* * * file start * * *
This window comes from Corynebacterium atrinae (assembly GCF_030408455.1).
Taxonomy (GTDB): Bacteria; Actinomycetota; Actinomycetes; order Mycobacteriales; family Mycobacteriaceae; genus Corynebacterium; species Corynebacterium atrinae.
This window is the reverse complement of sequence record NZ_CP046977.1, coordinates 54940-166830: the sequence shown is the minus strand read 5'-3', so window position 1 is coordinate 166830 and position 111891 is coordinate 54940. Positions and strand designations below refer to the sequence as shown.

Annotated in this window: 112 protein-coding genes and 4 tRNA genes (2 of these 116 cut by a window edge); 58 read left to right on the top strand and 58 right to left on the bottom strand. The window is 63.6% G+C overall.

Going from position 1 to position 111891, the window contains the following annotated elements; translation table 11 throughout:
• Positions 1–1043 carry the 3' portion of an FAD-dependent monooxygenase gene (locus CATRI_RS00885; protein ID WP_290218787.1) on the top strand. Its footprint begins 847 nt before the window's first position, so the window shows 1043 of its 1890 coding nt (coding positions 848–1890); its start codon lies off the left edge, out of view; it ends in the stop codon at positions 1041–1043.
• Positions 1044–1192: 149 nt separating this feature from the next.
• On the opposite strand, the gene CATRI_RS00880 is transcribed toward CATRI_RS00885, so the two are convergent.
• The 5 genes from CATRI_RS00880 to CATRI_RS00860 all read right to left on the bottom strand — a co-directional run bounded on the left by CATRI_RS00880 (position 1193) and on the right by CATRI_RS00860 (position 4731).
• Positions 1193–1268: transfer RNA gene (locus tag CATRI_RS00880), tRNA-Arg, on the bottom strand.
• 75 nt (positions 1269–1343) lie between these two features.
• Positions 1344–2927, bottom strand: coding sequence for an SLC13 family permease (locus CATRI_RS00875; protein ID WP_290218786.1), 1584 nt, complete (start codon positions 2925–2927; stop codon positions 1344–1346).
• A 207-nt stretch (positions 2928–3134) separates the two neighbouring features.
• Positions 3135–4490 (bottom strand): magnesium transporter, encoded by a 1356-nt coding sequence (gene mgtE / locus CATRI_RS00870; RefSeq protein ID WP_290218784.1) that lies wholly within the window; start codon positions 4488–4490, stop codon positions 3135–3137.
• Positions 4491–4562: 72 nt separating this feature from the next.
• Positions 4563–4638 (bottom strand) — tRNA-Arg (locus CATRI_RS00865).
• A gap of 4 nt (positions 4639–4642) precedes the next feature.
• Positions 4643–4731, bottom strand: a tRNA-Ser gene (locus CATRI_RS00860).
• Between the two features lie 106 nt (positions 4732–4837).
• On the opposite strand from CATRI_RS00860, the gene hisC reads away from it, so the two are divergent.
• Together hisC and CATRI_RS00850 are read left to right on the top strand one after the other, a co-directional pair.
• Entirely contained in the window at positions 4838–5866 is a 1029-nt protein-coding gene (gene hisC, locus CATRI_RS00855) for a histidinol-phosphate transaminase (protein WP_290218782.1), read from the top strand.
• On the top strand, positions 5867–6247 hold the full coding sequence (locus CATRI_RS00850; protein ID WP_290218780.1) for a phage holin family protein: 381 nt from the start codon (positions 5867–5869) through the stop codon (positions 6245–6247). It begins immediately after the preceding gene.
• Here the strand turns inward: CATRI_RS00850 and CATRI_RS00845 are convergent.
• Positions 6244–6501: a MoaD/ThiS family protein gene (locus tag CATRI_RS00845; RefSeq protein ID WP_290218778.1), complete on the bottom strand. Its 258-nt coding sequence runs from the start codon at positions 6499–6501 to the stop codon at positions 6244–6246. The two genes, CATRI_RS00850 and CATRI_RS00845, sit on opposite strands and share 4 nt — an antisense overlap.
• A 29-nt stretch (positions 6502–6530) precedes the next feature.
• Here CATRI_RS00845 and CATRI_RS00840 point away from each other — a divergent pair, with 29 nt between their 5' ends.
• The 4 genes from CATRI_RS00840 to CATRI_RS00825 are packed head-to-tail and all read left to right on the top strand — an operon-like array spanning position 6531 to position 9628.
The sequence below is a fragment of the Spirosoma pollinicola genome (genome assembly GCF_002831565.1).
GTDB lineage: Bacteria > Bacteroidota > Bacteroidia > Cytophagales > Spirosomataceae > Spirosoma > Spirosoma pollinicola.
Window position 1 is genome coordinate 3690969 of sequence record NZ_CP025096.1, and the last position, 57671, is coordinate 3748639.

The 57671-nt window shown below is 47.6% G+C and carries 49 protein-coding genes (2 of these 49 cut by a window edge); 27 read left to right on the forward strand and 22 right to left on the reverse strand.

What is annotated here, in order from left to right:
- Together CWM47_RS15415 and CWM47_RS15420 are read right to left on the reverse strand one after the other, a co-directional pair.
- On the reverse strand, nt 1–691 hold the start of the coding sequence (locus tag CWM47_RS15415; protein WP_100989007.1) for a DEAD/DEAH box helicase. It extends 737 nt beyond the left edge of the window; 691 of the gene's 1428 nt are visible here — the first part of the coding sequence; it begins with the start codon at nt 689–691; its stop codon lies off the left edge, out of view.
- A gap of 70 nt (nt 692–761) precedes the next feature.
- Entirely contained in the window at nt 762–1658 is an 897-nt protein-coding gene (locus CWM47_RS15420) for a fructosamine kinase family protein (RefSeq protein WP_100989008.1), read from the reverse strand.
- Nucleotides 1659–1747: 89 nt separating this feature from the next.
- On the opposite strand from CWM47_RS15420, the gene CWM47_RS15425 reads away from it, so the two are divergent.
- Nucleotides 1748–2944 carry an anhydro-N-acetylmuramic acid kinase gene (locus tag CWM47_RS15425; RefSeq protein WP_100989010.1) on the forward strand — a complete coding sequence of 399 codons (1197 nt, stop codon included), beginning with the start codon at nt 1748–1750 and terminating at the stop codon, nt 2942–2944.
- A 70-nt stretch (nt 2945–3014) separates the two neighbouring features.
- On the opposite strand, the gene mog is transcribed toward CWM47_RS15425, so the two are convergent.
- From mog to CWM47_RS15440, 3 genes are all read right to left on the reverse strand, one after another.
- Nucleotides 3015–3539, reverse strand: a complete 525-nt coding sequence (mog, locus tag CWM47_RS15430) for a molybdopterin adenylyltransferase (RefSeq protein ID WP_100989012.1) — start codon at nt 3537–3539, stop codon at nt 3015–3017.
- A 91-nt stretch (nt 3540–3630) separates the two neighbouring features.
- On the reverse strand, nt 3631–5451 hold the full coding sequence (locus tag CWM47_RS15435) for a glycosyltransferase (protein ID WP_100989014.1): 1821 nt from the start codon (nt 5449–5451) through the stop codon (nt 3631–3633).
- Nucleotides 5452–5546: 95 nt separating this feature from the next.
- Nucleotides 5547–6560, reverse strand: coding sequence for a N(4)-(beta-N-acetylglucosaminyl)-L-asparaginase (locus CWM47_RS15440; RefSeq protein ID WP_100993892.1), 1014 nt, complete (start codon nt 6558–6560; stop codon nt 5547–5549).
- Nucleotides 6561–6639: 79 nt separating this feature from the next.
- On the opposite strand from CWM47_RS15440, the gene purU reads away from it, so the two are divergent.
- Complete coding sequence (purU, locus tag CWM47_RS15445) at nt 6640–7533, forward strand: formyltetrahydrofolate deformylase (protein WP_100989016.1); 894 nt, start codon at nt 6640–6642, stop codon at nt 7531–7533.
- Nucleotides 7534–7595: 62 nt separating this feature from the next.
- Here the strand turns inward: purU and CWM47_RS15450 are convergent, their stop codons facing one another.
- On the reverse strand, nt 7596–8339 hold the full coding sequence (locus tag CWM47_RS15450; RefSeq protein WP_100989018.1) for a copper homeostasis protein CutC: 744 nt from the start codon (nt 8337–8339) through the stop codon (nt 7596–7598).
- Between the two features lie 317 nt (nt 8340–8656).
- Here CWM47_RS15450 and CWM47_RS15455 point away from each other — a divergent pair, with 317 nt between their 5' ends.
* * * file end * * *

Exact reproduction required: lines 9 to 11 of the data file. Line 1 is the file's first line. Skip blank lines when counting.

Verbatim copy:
• The 5 genes from CATRI_RS00880 to CATRI_RS00860 all read right to left on the bottom strand — a co-directional run bounded on the left by CATRI_RS00880 (position 1193) and on the right by CATRI_RS00860 (position 4731).
• Positions 1193–1268: transfer RNA gene (locus tag CATRI_RS00880), tRNA-Arg, on the bottom strand.
• 75 nt (positions 1269–1343) lie between these two features.